When Walt Disney passed away in 1966, he left behind a healthy stash of feature film ideas that never quite got off the ground. Animator and film director John Lasseter was given an unprecedented amount of access to this secret stash when he returned to the Disney Company in 2006. One of the ideas that Lasseter felt held promise for an animated feature film was an adaptation of Hans Christian Andersen’s fairy tale The Snow Queen, a grim and meandering story that was drastically reworked into the Academy Award-winning movie Frozen. If any children or parents sought out The Snow Queen after watching Frozen, they discovered that some movies can be so far divorced from their source material that you wonder why anyone would bother uttering the words “based on” when describing the plot.
Renewed interest is still interest, however — an idea that British artist Sanna Annukka has seized upon by illustrating two new publications of the Andersen tales The Snow Queen and The Fir Tree. Annukka has a distinct style of matting and printing, one that has carried her reputation far and wide around the world. The simple shapes she weaves together to accompany these two stories is heavily reminiscent of her Finnish heritage. In both hardbacks, her miniature biography states that she “spent her childhood summers in Finland, and its landscape and folklore remain a source of inspiration.” Andersen may have lived and worked in Denmark, but Annukka understands that his tales cater to no particular nationality. The illustrations she conjures perfectly capture a combination of folkloric images and mythical mystery, the perfect reflection of these twisted tales.
Her layout and execution for The Snow Queen was probably the most challenging task of the two. Working off a recent translation by Jean Hersholt, Andersen’s jumpy narrative takes the story from one action to the next in a very short span of time. Between two pages of text, six or seven things can happen to the characters, forcing Annukka to choose which aspect of the story to portray on the corresponding page (a majority of the images fill up the odd-numbered 9″ by 4.5″ pages). The Snow Queen is also Andersen’s lengthiest fairy tale, another aspect that yet again forces Annukka to judge when to illustrate and when to let the text do the talking. The Fir Tree, on the other hand, is roughly half the length of The Snow Queen, and its singular storyline likely made Annukka’s job much easier. The two books could have easily been combined into one volume, but the colored cloth wrapped around the hardcovers is a nice touch. I don’t need to tell you which one is blue and which one is green.
The Fir Tree has a very straightforward message within its story: live in the moment. The story follows a solitary fir tree from its youth to its ashes. Along the way, the tree is always looking forward to the next phase of its life or is wishing to go back to a previous phase. When older trees are chopped down and hauled away, the younger fir tree longs for the same fate. When it is eventually chopped down for a family’s yuletide purposes, it misses the outdoors. When it’s taken to the family’s attic after Christmas, it misses being a beloved Christmas tree. After rotting for an extended period of time in the family’s attic, it’s dragged outside and burned. Hans Christian Andersen gets the point across as directly as he can without saying it outright.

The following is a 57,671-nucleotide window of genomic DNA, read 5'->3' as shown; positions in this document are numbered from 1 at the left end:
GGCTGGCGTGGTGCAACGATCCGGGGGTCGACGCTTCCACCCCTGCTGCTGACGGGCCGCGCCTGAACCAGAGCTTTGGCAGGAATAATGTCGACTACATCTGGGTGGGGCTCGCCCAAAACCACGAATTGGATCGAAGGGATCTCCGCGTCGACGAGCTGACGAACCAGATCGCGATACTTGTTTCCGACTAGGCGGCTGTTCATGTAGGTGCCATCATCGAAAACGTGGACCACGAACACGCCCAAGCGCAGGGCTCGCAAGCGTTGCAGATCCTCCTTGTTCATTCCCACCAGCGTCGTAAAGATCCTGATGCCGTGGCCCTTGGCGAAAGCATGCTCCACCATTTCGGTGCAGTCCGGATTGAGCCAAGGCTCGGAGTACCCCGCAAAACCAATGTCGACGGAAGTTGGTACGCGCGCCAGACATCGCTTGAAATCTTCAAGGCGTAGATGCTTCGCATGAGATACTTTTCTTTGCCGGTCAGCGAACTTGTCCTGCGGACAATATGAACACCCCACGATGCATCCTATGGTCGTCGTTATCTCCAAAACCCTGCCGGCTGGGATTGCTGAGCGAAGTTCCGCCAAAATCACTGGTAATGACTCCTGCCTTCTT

The Snow Queen, on the other hand, is about as convoluted as a good-versus-evil fairy tale can get. The story is less about the title queen and her magical powers than it is a story about the friendship between two young children. Kay, the boy, and Gerda, the girl, live very close to one another and love to pay each other visits while admiring the roses. Things go bad for the happy playmates when a mirror shatters from the heavens. This mirror, constructed by the devil, has the ability to reflect back an ugly impression of whatever subject happens to be nearby. Certain pupils of the devil take to the skies with the mirror, determined to show God his own ugly reflection. When the mirror breaks, pieces are scattered everywhere, including in Kay’s eye. His mood sours and he loses all interest in being around Gerda. He is instead smitten by the mythical Snow Queen, a spirit that Gerda’s grandmother warned the young children all about. He grabs his favorite sled one day and is whisked away from the center of town by the mysterious Snow Queen.
From this point forward, The Snow Queen is about Gerda’s bizarre journey to get Kay back. In her travels, she comes across a lady with talking flowers, two married crows, a robber woman whose daughter wants to keep Gerda for a playmate, a reindeer held in captivity, and a prince and princess who supply Gerda with a coach. Rescuing Kay from the Snow Queen is remarkably easy. The danger of the Queen’s powers (killing people with three kisses) is never made out to be that important. Kay and Gerda return home to a happy grandmother who recites a passage from the book of Matthew, stressing the importance of remaining childlike so that one may enter the kingdom of God.
Sanna Annukka’s colorful prints provide warm company should you find yourself thrown off track by Andersen’s manic-depressive prose. The author and the visual artist may not share the same homeland, but there’s still a clear link between author and illustrator present within the pages. From another angle, their relationship could be more of a ying-yang variety than a complimentary one. The image of the Snow Queen that adorns the blue cover has a facial calm that belies the dark elements within, and I’m almost certain that Andersen would be delighted with such a skewed notion.